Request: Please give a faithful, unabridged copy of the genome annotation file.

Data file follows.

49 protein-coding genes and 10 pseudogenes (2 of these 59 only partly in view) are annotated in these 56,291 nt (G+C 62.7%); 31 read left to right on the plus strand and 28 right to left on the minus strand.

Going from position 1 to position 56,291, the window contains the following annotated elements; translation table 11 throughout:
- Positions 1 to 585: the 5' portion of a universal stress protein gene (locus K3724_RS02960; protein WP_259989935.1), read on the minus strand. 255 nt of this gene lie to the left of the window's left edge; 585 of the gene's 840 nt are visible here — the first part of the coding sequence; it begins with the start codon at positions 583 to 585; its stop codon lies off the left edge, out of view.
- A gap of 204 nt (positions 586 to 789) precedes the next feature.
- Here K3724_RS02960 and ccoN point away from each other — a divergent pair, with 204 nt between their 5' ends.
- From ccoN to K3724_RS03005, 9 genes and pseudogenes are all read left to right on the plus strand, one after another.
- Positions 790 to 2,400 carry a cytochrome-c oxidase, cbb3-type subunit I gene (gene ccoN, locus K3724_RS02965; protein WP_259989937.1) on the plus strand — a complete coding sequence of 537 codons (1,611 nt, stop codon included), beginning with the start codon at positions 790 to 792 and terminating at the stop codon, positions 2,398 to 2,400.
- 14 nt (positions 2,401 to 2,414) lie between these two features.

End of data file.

49 protein-coding genes and 10 pseudogenes (2 of these 59 only partly in view) are annotated in these 56,291 nt (G+C 62.7%); 31 read left to right on the plus strand and 28 right to left on the minus strand.

Going from position 1 to position 56,291, the window contains the following annotated elements; translation table 11 throughout:
- Positions 1 to 585: the 5' portion of a universal stress protein gene (locus K3724_RS02960; protein WP_259989935.1), read on the minus strand. 255 nt of this gene lie to the left of the window's left edge; 585 of the gene's 840 nt are visible here — the first part of the coding sequence; it begins with the start codon at positions 583 to 585; its stop codon lies off the left edge, out of view.
- A gap of 204 nt (positions 586 to 789) precedes the next feature.
- Here K3724_RS02960 and ccoN point away from each other — a divergent pair, with 204 nt between their 5' ends.
- From ccoN to K3724_RS03005, 9 genes and pseudogenes are all read left to right on the plus strand, one after another.
- Positions 790 to 2,400 carry a cytochrome-c oxidase, cbb3-type subunit I gene (gene ccoN, locus K3724_RS02965; protein WP_259989937.1) on the plus strand — a complete coding sequence of 537 codons (1,611 nt, stop codon included), beginning with the start codon at positions 790 to 792 and terminating at the stop codon, positions 2,398 to 2,400.
- 14 nt (positions 2,401 to 2,414) lie between these two features.